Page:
Table 1: Laboratory evaluation of the synovial fluid and blood performed in a 12-year-old boy with X-linked agammaglobulinemia and recurrent knee effussions over a period of 5 years.

Eight months later, the patient’s left knee swelling recurred two days after he had played on a trampoline. Synovial fluid cultures were again negative for an infectious etiology. Magnetic resonance imaging (MRI) was suggestive of a left distal femoral epiphyseal osteomyelitis. He was treated with clindamycin for six weeks and clinically improved.

At nine and one-half and at 10 years of age the patient developed left knee swelling which was not associated with fever, redness, or limitation of activity. His symptoms resolved with oral tolmetin in the anti-inflammatory dose, and no further evaluations were performed for infectious etiologies.

At 12 years of age he presented with pain involving multiple joints. Four weeks prior, he had sustained trauma to his right foot which resulted in right big toe pain and swelling. Two weeks later, he developed pain in left hip and lower back and a week after, pain in his right shoulder. Ibuprofen failed to control or improve his symptoms, and he became unable to move his right shoulder or ambulate. Diagnostic studies for infections were again unhelpful. MRI of the right foot was consistent with posttraumatic joint effusion and marrow contusion, and pelvic MRI was suggestive of left hip inflammatory arthropathy and bilateral sacroiliitis. The patient improved on naproxen alone and was discharged home on hospital day three.

He was evaluated at each episode to rule out infection and trauma. His ophthalmology examination was negative for ocular inflammation in multiple occasions.

Other than XLA, the patient had no other known medical conditions and no known bleeding disorders. He was up to date in immunizations up to 2 yrs of age and had no medication allergies. Family history was significant for colitis and spinal arthritis in a maternal aunt and psoriasis in a maternal cousin. The patient’s half-brother also has XLA. There is no family history of bleeding disorders. Although he continued to receive immunoglobulin replacement for XLA, this did not prevent recurrent episodes of synovitis. The patient responded well to acute anti-inflammatory treatment, but he was nonadherent with maintenance therapy and followup outpatient visits. Other disease-modifying antirheumatic drugs (DMARDs) and biologic therapies that are indicated in the management of childhood ERA were not used because of his good response to tolmetin and the significant potential for increased risk for infections associated with his primary immune deficiency. The diagnosis of ERA was based on the patient’s recurrent knee inflammation, lack of an infectious etiology, clinical enthesitis, sacroiliitis, HLA-B27 positivity, and a family history of psoriasis and colitis.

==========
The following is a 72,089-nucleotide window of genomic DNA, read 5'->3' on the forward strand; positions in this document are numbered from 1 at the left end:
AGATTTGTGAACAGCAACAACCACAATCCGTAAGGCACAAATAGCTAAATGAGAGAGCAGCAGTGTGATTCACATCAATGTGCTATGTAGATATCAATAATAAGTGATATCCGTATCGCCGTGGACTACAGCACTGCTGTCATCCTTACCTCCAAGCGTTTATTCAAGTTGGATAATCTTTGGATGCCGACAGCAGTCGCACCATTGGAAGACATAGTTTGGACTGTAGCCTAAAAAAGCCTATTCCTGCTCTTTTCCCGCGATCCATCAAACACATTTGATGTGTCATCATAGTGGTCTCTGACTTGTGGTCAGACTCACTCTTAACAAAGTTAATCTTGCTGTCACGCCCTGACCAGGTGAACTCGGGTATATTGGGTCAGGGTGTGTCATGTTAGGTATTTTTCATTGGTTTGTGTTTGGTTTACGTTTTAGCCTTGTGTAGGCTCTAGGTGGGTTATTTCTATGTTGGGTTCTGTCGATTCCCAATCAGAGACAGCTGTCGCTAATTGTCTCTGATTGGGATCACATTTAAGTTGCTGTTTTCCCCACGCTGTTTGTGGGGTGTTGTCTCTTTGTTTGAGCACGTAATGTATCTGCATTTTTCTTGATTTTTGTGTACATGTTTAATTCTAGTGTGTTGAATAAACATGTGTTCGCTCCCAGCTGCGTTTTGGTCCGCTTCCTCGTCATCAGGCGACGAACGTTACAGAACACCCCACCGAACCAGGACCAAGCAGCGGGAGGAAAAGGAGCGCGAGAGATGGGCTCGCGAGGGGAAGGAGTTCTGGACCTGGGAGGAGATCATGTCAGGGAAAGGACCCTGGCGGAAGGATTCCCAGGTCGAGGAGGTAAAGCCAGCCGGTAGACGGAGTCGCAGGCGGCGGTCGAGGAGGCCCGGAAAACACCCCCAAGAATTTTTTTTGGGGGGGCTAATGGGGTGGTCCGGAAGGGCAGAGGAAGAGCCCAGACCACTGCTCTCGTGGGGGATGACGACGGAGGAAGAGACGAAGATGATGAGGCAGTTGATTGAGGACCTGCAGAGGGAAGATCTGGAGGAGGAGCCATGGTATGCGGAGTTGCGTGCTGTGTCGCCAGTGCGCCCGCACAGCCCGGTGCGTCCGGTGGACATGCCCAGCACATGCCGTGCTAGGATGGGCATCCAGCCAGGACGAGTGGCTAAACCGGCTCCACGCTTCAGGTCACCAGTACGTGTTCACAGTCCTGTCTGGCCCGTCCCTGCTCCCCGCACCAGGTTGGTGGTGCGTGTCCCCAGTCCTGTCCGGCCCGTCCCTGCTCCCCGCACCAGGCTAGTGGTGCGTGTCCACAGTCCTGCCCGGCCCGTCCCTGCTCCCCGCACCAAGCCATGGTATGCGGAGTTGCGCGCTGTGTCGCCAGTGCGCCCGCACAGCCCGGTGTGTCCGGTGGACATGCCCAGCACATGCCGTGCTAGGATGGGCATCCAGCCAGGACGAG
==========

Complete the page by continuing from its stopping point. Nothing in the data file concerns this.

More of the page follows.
3. Discussion

ERA encompasses a heterogeneous group of inflammatory diseases characterized by axial and asymmetric peripheral arthritis, enthesitis, and at times, ocular, gastrointestinal, or cardiac manifestations. These disorders show a familial aggregation and are typically associated with HLA genes of the major histocompatibility complex (MHC), particularly HLA-B27. MHC class I molecules present antigenic epitopes to antigen-specific CD8+ cytotoxic T cells (CTLs) and thus determine which antigens will elicit a CTL response.

In the absence of a functional Bruton’s tyrosine kinase gene, mature B cells that express surface Ig and CD19 are few to absent. The absence of CD19+ cells is readily detected with fluorocytometric assays, and this finding strongly suggests XLA in an affected male. BTK mutation analysis confirms the diagnosis.

This case illustrates that mature B-cells and immunoglobulins are not required for ERA pathogenesis. In addition, this case provides a possible link between immune deficiency, immune dysregulation, and rheumatic illnesses. To our knowledge ours is the first report of ERA and XLA.

Anti-B cell therapies, such as Rituximab have recently been shown to be an effective therapy in selective forms of noninfectious inflammatory arthritis [4]. However in this child, inflammatory arthritis developed in the absence of B-cell function. The exact mechanism by which this occurred is not known but it is likely that T-cell dysregulation, either due to or independent of the absence of B cells, was primarily responsible for ERA in our patient.

Conflict of Interests

The authors declare no conflict of interests.

References